The first direct talks since the August war were postponed until Nov. 18 due to a dispute over the role of delegates from the breakaway regions.
Dan Catchpole/The Christian Science Monitor
At his checkpoint along the road from Tbilisi to Akhalgori in South Ossetia, Russian Senior Lt. Boris Federov has orders to search cars and check passengers' papers. He waves most locals through, but when an SUV full of European Union civilian monitors arrives, he politely tells them they can't enter.
Lieutenant Federov chuckles as he watches the EU monitors awkwardly turn around on the narrow road.
Russian forces were supposed to leave South Ossetia by Oct. 10, and the checkpoint Federov commands was slated to be one of the key issues discussed at talks that were scheduled to begin on Wednesday in Geneva.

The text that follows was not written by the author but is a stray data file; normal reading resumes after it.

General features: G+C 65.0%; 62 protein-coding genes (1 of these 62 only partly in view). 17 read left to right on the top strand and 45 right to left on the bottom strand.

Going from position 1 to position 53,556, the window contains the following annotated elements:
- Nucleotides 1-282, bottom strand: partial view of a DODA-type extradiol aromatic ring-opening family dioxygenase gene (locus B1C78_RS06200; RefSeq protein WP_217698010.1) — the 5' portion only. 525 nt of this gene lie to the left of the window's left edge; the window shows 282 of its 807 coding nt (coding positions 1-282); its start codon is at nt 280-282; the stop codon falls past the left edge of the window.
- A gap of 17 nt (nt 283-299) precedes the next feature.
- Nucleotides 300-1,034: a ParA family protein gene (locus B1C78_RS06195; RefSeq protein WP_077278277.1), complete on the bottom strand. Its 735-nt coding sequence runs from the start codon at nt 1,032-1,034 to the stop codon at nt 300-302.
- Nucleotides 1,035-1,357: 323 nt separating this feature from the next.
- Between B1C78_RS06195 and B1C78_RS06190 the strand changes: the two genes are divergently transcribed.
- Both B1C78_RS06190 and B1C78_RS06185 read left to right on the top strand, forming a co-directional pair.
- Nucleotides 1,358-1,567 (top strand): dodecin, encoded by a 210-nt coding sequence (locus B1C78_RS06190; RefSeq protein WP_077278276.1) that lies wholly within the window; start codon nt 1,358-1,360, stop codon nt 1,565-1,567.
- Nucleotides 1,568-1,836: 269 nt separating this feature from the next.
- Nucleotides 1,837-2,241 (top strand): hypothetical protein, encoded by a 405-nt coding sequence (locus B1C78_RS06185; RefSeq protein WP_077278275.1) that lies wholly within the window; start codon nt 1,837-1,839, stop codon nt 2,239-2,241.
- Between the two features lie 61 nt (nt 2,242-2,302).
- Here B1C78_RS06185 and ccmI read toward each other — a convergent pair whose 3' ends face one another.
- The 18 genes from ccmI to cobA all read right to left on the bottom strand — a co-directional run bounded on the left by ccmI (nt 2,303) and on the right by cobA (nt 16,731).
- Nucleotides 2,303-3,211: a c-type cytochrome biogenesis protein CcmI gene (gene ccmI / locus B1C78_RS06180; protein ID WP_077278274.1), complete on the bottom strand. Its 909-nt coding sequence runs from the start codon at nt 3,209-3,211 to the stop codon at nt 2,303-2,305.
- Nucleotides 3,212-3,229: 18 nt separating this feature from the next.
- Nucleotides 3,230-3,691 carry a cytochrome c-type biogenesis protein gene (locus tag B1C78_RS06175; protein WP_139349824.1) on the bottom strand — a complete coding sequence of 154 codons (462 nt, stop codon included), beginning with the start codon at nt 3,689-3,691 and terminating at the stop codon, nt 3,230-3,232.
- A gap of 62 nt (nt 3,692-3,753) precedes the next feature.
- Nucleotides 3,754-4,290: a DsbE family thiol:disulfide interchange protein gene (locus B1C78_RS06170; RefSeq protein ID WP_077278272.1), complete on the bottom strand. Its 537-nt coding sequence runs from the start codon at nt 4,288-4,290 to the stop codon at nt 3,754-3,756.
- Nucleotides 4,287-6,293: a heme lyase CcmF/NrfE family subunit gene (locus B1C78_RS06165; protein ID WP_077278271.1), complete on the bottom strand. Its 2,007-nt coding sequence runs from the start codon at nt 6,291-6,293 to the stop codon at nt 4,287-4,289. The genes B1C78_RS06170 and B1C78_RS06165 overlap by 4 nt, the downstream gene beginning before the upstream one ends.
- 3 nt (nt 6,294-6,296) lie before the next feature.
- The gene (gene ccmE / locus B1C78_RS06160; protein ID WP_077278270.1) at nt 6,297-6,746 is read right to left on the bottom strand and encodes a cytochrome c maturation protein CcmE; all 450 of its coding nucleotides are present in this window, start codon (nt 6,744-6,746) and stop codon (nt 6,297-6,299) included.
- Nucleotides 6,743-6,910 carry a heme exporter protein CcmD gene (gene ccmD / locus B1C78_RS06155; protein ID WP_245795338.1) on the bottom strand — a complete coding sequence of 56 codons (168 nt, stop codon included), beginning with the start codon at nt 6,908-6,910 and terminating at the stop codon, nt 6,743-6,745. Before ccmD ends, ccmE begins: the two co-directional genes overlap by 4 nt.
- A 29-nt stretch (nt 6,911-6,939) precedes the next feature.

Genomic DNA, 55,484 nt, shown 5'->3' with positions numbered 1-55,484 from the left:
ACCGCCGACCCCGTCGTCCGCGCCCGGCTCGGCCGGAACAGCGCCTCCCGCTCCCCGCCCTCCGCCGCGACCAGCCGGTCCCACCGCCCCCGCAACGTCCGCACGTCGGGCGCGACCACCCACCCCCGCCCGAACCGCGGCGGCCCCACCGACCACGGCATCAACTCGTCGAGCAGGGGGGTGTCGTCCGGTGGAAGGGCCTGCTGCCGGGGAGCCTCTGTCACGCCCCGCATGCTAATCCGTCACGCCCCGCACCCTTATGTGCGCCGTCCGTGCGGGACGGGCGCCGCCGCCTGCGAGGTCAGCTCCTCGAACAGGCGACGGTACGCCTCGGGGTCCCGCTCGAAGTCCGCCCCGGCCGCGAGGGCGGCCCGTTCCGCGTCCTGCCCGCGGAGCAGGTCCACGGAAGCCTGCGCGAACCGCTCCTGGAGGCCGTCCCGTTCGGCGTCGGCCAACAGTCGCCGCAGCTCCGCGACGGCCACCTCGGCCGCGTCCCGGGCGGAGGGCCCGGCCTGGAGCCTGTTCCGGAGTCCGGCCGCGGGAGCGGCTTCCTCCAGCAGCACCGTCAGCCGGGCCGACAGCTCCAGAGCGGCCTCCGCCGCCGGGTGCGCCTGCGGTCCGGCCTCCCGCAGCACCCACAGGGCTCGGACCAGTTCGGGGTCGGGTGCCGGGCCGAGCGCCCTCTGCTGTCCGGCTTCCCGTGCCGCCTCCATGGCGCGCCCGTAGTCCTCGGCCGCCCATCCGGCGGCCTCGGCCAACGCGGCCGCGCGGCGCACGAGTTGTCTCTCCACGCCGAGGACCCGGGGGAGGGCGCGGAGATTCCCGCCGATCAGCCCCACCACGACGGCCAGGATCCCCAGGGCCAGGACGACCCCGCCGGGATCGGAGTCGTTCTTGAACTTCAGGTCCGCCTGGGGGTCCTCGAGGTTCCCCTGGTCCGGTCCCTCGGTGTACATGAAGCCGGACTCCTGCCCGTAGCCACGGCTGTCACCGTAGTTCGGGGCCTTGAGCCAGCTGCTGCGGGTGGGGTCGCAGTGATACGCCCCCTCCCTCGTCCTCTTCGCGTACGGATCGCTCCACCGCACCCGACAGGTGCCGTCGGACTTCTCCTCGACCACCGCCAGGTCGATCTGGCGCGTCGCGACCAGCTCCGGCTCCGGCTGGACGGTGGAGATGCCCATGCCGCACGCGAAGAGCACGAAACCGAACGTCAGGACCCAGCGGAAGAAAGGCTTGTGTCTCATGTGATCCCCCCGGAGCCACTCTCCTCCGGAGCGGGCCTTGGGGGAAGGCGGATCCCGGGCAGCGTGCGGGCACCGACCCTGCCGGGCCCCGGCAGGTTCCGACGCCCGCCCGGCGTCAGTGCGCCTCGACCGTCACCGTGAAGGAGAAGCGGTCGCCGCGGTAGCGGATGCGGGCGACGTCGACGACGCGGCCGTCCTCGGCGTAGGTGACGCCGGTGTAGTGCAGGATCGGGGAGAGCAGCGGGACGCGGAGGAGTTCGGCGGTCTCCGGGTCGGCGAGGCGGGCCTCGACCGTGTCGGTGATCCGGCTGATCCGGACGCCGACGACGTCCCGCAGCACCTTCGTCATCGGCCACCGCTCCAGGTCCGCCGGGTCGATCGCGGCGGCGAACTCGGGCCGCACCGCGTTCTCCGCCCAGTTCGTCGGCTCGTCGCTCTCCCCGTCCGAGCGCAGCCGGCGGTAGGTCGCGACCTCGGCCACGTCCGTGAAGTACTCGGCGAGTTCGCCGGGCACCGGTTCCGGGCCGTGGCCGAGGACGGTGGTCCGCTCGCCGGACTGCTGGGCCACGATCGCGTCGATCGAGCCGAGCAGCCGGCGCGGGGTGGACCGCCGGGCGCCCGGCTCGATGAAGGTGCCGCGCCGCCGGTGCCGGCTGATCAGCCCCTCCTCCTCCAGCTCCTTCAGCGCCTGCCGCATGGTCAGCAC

However, an EU official announced on Wednesday afternoon that the talks were being delayed until Nov. 18 due to “procedural difficulties.” The controversy arose over a row about how representatives from South Ossetia and Abkhazia would participate.
South Ossetia and Abkhazia delegates were allowed to sit in on working groups, but not as official representatives of their de facto governments. Russians, however, wanted delegates from the breakaway regions involved in a more official capacity. The talks came to a halt when Georgian officials objected. Russia and Nicaragua are the only countries that have recognized the regions as independent nations.